Saturday, September 12, 2009

A Visit To "Both New Yorks"

Thanks to a late Labor Day, summer vacation came late this year.

But we didn't mind because apparently that's when the good weather decided to come to New York City. We flew in on a Tuesday evening, and after the longest wait ever for a rental car and car seats, had an exciting moonlight entrance to the town so nice they named it twice. (Though that's not why this post refers to "both New Yorks;" more on that later.)

The kids were wide-eyed with wonder at the vista of Manhattan lit like a fairytale city, and agog at the midtown tunnel's bright lights. But within just a few minutes of their arrival on the island of my birth, Thing 2 gave up her fight to stay awake, and Thing 1 tried valiantly to stay up in hopes of seeing the exterior of the Plaza Hotel, which he knows is home to Eloise, but didn't quite make it to fifty-ninth and fifth before nodding off too. By the time we parked at the hotel on the Upper West Side, our weary kids were well into dreamland, and all we had to do to get them down for the night was transfer them from car seat to stroller to bed, without bothering to put on their PJs.

But the next morning they were rarin' to go. 
A late morning breakfast at the Fairway Cafe was just the ticket for all of us: awesome lox and bagels and pancakes and eggs, and a view of Broadway's hustle and bustle, complete with many yellow taxis and big buses that kept the kids enthralled. Next it was off for a playdate with friends who just welcomed their fourth child, and had ample toys and kid-friendly snack food -- sorry, M., for the mess we no doubt left in your playroom!

By late afternoon, we were riding the local IRT down to South Ferry, and wandering around Battery Park in search of the Statue of Liberty ferry ticket booth, which we eventually located in Castle Clinton. Because it was late in the day, there was no time to visit Ellis Island, but that place, while significant to our families (grandparents and great-grandparents first set foot on American soil there), would have been lost on the kids at this age. All along, it was the Statue that had drawn them; they'd seen it in books and on TV, and their excitement at approaching it was infectious. Never mind that airport-style security put into place since 9/11. Once on the boat, it was a delightful ride with amazing views and temperate breezes through the open windows (the kids were a bit too spooked to ride out on the upper deck). Liberty Island was a place to run around, look through telescopes and stare up at the Statue (we didn't have tickets to go inside, but it didn't seem to matter to the kids).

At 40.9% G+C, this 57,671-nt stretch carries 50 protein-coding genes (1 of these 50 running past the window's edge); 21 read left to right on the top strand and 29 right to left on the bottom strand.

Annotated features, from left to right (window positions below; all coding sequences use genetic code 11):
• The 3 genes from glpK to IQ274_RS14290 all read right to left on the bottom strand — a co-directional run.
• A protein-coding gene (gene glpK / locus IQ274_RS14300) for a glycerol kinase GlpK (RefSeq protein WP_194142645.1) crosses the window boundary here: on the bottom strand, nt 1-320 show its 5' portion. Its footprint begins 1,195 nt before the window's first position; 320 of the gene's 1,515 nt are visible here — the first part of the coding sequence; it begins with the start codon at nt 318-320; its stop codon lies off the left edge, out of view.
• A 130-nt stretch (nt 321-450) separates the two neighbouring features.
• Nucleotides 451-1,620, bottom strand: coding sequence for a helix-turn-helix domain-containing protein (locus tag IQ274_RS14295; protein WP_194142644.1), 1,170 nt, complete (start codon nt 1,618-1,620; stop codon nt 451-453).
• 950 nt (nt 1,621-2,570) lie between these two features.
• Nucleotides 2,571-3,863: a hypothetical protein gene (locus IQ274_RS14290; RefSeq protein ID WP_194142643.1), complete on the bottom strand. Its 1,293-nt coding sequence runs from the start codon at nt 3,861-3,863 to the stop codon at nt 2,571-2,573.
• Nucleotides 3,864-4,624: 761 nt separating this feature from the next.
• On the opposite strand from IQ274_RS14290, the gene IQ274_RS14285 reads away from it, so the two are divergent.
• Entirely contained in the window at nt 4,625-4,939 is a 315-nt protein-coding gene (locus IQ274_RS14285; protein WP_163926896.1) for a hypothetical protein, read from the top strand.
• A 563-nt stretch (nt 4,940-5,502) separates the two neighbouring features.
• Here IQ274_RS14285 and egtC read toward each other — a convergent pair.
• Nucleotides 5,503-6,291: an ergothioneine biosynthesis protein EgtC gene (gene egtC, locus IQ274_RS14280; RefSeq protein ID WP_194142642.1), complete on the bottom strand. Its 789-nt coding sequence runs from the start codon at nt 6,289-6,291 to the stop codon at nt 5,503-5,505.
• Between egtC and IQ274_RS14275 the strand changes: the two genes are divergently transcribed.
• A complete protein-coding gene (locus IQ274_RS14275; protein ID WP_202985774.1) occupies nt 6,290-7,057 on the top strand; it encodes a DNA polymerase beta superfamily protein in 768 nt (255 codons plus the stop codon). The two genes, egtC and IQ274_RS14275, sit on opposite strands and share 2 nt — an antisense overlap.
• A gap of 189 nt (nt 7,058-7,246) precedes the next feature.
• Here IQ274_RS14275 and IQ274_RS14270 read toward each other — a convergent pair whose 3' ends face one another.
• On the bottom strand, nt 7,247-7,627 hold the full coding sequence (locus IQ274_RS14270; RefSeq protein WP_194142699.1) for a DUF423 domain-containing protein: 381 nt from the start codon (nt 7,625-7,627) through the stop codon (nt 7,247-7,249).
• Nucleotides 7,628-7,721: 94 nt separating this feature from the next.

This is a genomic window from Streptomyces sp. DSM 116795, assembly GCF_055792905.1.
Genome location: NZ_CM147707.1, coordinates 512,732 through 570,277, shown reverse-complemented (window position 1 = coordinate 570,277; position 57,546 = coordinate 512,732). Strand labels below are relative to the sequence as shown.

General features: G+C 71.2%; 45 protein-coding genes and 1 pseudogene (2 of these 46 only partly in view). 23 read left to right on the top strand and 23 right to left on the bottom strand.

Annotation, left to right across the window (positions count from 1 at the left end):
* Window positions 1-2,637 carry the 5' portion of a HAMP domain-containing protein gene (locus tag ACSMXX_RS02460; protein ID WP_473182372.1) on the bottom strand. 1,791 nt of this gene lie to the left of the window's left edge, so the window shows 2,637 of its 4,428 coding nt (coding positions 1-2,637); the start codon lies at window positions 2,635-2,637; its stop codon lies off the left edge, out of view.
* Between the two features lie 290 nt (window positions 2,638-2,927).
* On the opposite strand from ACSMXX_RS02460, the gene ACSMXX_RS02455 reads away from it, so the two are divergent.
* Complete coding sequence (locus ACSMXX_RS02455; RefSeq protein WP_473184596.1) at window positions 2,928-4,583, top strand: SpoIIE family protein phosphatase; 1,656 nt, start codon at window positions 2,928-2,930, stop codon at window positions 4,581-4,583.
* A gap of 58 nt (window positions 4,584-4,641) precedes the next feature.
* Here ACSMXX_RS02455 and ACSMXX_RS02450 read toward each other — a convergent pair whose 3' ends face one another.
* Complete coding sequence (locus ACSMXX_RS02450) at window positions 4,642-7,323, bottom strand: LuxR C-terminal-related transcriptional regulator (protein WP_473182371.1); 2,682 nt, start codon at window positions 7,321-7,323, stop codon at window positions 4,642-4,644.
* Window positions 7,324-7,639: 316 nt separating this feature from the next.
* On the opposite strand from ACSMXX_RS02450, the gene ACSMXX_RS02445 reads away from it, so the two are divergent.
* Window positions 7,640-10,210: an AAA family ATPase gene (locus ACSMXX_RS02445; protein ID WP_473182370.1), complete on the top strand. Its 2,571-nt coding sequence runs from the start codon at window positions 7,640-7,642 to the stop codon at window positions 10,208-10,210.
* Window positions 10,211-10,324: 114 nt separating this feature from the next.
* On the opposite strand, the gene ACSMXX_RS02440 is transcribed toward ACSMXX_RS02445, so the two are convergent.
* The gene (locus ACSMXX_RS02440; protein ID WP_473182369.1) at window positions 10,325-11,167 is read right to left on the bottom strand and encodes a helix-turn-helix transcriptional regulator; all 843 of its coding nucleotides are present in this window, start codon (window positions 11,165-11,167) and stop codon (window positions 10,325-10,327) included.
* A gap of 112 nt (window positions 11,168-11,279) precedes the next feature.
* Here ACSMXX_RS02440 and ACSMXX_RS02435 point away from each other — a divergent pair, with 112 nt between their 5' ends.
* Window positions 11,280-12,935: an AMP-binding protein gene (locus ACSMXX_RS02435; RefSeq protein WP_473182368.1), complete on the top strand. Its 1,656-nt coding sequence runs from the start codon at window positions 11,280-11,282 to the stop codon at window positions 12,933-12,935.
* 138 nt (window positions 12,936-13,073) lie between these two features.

As Late Blooming Dad and I watched our kids frolic under the statue, within sight of Ellis Island and a Manhattan skyline forever altered eight years ago, we couldn't help but find ourselves moved. When a helpful national park ranger stopped to chat, I told him, "We're lucky to be here." Lucky, indeed, to be free and to be fulfilling the hopes and dreams of a better life our relatives -- some distant, some not so distant -- came here to live.

But enough seriousness. Soon we were buying souvenirs -- a Liberty torch flashlight for Thing 1, a foam crown with alphabet stickers so Thing 2 could spell her name on it -- and hopping back aboard the boat, where we contemplated our dinner options.

Since we were so far downtown when we landed, we decided to visit a lower east side landmark that, curiously, neither of us had visited in all our years living in NYC: Katz's Deli. A friend of Late Blooming Dad's from college days came and met us with her son, and soon we were devouring a spectacular shared pastrami sandwich. Thing 1 started feeling the jet lag and lack of a nap, and turned cranky when nothing at the deli suited his tastes (peanut butter and jelly is not on the menu); thank goodness Thing 2 was content with matzoh ball soup. We grabbed a slice at the pizza place next door for Thing 1, then headed to one more stop, with the kids falling asleep in their strollers: Ferrara's, at Mulberry and Grand, my long favored place for Italian rainbow cookies, cannoli, and the butter cookies with the jam inside.

We cabbed it uptown, and the kids awoke, which made socializing with the friends who stopped by the hotel a lot harder than we'd hoped. But the kids DID finally fall asleep, and so did we, after a very satisfying first day.